In the August 23, 2006, issue of the Guardian Unlimited, Rebecca Smithers, Education Editor, wrote a fairly depressing overview of why parents have a difficult time helping their children with homework. Though speciifc to England, her ideas/data should echo "true" for the United States as well.
Based on a survey by England's Department for Education and Skills, the facts are clear...and expected. One in five parents report that they are "regularly surprised" by the difficulty of the homework faced by their children. And, seven out of ten parents claimed they would willingly spend more time helping their children with homework if they "were more confident in their own abilities in maths and English." Finally, nine out of ten parents agreed that their children's academic performance was linked to helping their children on homework at home.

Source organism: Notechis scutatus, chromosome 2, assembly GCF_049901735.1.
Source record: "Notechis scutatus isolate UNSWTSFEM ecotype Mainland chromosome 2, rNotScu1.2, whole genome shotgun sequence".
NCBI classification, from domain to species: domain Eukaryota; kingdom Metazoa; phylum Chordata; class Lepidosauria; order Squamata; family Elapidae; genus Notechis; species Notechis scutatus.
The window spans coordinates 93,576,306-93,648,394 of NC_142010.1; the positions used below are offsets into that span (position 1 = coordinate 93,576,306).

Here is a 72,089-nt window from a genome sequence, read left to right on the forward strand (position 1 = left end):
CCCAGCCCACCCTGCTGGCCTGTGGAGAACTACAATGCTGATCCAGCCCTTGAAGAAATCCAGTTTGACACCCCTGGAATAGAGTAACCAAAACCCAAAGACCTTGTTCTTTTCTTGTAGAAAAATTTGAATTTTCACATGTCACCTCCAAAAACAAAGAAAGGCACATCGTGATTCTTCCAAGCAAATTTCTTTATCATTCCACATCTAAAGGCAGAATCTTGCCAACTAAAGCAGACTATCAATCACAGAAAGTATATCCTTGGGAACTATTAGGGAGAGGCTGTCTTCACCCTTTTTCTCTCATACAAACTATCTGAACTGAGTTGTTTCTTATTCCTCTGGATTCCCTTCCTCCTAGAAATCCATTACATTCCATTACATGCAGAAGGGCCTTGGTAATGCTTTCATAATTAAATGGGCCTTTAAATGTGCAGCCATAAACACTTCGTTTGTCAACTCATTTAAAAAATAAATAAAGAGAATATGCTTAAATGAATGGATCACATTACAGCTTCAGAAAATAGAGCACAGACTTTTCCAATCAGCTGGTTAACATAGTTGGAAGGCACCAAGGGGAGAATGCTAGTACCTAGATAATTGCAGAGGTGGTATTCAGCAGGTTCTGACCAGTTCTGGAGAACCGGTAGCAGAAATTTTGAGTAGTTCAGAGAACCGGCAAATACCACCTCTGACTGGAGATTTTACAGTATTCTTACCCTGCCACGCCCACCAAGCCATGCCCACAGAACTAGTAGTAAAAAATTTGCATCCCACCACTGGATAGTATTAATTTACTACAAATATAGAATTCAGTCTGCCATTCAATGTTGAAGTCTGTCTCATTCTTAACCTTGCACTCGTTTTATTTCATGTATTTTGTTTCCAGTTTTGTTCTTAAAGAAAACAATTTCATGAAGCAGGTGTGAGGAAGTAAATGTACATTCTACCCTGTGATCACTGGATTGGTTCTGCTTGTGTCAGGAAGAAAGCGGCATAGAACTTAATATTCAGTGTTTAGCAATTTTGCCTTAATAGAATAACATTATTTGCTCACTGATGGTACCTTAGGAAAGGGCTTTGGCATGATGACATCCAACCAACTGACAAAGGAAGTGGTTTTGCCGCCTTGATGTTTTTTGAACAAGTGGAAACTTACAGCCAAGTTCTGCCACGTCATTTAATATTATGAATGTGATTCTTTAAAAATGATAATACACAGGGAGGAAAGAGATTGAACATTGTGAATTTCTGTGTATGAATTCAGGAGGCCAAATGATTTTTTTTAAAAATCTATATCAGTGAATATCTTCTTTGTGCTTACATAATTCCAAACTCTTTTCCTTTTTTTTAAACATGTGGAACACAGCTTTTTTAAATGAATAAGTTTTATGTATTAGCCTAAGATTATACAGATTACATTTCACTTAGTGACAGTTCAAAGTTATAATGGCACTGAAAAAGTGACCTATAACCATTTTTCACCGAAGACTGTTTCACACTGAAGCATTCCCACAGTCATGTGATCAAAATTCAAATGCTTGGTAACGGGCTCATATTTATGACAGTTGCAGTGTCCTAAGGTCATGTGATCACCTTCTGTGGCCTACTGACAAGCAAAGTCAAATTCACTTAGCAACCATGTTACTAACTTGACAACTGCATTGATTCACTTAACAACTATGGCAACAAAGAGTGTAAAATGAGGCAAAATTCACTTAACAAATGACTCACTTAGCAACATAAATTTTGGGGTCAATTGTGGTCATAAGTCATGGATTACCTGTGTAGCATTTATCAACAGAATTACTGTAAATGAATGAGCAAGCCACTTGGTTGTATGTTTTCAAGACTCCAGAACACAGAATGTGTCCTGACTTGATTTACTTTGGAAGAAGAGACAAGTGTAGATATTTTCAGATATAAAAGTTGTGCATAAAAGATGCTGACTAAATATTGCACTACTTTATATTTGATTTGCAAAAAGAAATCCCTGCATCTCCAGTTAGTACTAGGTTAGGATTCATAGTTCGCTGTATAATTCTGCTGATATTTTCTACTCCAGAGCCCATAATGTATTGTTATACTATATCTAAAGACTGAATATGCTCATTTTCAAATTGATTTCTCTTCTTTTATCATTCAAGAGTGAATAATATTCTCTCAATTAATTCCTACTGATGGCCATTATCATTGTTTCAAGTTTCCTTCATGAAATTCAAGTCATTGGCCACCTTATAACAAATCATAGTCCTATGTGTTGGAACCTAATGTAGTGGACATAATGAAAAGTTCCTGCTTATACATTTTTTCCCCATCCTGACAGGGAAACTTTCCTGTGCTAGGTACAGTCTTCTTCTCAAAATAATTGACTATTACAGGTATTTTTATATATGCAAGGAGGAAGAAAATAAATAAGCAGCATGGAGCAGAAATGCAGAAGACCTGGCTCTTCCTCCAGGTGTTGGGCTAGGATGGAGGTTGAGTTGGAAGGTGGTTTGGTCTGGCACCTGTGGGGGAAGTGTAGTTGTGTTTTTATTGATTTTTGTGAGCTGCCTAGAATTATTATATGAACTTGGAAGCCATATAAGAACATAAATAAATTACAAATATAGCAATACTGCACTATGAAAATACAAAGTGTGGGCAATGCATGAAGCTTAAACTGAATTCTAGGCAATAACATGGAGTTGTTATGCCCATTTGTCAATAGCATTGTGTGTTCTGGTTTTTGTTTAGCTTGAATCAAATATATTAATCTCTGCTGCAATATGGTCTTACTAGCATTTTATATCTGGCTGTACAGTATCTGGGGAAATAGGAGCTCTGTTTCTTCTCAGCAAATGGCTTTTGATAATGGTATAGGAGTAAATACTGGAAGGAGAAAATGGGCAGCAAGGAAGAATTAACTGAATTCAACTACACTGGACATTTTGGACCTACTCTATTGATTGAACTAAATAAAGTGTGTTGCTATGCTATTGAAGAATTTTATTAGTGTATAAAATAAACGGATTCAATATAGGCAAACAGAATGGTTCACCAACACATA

The crux of the problem is found in related data: 5.2 million adults lack the English skills expected of a 14-year-old and 14.9 million lack the mathematics skills of a 14-year-old. No wonder teachers often struggle trying to gain parental support for school curricula and teaching approaches.
What's the solution? England's response is the design and offering of "hundreds of free courses up and down the country where adults can brush up their maths and English skills in a friendly, supportive environment."
Would this work in your district? Many questions remain. Who will design and offer these courses? How will a significant number of parents be attracted to attend these courses. And, will this apprach really have an impact....its seems like a "kneejerk" bandaid for a problem that seems to be growing in size and getting worse in degree.